The Society for the Nova Scotia Book Awards is grateful for sponsorship by Nova Scotia Support4Culture and the University of King’s College. 

 

Here is the full list of winners in the order presented:

  • Margaret and John Savage First Book Award (Fiction): Michelle Wamboldt, Birth Road (Nimbus Publishing)
  • Margaret and John Savage First Book Award (Non-Fiction): Karen Pinchin, Kings of Their Own Ocean: Tuna, Obsession, and the Future of Our Seas (Knopf Canada)
  • George Borden Writing for Change Award: Jen Powley, Making a Home: Assisted Living in the Community for Young Disabled People (Roseway Publishing)
  • Dartmouth Book Award (Fiction): Amanda Peters, The Berry Pickers (HarperCollins Canada)
  • Evelyn Richardson Non-Fiction Award: Karen Pinchin, Kings of Their Own Ocean: Tuna, Obsession, and the Future of Our Seas (Knopf Canada)

Five Nova Scotian authors win literary awards

DARTMOUTH, NS – Activists Sister Dorothy Moore and El Jones were among the five Nova Scotia writers recognized with Nova Scotia Book Awards at a ceremony held Monday evening at Brightwood Golf and Country Club in Dartmouth. Best-selling author Charlene Carr, who lives in Dartmouth, was the host.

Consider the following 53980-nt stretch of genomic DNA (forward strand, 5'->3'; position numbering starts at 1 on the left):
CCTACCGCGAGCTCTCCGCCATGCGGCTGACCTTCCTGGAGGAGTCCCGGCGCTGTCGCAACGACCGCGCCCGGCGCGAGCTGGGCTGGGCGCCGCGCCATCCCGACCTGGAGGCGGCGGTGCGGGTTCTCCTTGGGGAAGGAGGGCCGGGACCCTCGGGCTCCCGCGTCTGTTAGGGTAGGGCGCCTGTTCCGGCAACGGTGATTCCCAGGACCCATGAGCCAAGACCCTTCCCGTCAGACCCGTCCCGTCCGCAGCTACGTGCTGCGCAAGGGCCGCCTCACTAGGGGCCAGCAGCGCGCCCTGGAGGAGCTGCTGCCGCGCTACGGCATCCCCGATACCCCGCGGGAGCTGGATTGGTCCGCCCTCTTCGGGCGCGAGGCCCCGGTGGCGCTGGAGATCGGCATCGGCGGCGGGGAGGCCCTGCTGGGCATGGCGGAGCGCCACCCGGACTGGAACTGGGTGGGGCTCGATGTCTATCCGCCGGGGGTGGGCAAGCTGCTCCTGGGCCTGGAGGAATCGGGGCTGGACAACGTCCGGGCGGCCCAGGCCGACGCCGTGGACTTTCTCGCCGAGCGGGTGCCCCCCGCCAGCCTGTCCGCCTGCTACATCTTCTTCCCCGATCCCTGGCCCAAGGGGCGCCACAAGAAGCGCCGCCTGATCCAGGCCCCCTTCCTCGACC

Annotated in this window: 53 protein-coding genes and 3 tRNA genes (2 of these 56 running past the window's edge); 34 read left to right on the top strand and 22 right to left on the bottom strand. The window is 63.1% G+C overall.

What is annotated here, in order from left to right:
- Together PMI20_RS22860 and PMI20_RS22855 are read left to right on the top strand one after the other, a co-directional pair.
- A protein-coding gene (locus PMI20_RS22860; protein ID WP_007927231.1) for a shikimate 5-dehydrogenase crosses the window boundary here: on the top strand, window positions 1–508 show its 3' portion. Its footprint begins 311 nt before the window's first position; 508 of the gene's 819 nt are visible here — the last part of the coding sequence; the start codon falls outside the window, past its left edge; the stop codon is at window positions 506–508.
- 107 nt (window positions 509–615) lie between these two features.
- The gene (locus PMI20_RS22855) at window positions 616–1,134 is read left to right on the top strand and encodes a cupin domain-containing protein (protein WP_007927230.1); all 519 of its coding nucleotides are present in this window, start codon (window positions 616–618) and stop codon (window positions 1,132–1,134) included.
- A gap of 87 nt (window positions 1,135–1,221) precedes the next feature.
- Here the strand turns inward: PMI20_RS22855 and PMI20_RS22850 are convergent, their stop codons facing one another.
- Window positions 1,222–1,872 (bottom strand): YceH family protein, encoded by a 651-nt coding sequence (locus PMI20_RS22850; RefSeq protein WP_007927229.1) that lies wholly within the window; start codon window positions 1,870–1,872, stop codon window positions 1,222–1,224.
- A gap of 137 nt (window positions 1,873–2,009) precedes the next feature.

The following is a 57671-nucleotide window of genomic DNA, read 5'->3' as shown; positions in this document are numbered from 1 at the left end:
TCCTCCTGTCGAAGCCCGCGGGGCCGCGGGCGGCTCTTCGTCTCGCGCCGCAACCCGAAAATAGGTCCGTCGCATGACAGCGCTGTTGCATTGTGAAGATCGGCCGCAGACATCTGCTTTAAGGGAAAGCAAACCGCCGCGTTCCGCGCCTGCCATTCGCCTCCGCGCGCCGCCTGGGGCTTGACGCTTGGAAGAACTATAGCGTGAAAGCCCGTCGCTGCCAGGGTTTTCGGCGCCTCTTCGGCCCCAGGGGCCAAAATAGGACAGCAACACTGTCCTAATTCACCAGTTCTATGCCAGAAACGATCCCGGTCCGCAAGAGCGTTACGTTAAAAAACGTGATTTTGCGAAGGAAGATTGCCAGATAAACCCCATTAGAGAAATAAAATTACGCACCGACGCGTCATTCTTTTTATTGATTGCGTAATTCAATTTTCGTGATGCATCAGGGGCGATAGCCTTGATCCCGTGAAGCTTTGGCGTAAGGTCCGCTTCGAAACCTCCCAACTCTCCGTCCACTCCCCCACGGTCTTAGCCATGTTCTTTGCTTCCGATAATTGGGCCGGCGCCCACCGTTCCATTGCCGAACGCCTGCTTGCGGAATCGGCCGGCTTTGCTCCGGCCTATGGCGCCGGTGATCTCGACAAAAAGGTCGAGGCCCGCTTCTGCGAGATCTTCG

Mi’kmaw Elder Sister Dorothy Moore was presented with the George Borden Writing for Change Award for A Journey of Love and Hope (Nimbus Publishing), a collection of talks, presentations, prayers, and ceremonies by the human rights activist. Named for the late George Borden (1935–2020), the Writing for Change Award is for an outstanding non-fiction book by a Nova Scotian author that inspires others and challenges the status quo.

Poet, professor, and activist El Jones took home the Evelyn Richardson Non-Fiction Award for Abolitionist Intimacies (Fernwood Publishing). In this book, Jones employs both poetry and prose to examine the movement to abolish prisons. From the jury citation: “El Jones packs meaning into every word and phrase, intertwined with unwavering undertones of cultural genocide, Black annihilation, and the institutionalized trauma that continues to smother and suppress a people and their intimate and necessary cultural connections.”